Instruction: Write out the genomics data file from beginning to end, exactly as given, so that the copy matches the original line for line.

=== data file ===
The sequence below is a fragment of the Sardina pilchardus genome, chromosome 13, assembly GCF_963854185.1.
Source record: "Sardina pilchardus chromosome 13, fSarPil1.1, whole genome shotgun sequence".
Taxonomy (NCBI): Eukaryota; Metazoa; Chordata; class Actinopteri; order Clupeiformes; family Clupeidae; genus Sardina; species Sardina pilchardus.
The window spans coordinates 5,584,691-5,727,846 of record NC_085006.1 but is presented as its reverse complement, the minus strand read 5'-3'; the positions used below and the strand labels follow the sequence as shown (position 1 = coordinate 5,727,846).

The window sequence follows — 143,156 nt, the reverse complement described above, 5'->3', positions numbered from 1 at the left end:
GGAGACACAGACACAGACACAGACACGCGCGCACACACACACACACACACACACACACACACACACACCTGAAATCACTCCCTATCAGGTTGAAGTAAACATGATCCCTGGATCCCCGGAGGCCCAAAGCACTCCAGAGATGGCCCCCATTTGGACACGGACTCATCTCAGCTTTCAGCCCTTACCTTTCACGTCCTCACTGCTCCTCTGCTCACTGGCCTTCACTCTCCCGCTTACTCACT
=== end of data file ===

The sequence below is a fragment of the Sardina pilchardus genome, chromosome 13, assembly GCF_963854185.1.
Source record: "Sardina pilchardus chromosome 13, fSarPil1.1, whole genome shotgun sequence".
Taxonomy (NCBI): Eukaryota; Metazoa; Chordata; class Actinopteri; order Clupeiformes; family Clupeidae; genus Sardina; species Sardina pilchardus.
The window spans coordinates 5,584,691-5,727,846 of record NC_085006.1 but is presented as its reverse complement, the minus strand read 5'-3'; the positions used below and the strand labels follow the sequence as shown (position 1 = coordinate 5,727,846).

The window sequence follows — 143,156 nt, the reverse complement described above, 5'->3', positions numbered from 1 at the left end:
GGAGACACAGACACAGACACAGACACGCGCGCACACACACACACACACACACACACACACACACACACCTGAAATCACTCCCTATCAGGTTGAAGTAAACATGATCCCTGGATCCCCGGAGGCCCAAAGCACTCCAGAGATGGCCCCCATTTGGACACGGACTCATCTCAGCTTTCAGCCCTTACCTTTCACGTCCTCACTGCTCCTCTGCTCACTGGCCTTCACTCTCCCGCTTACTCACT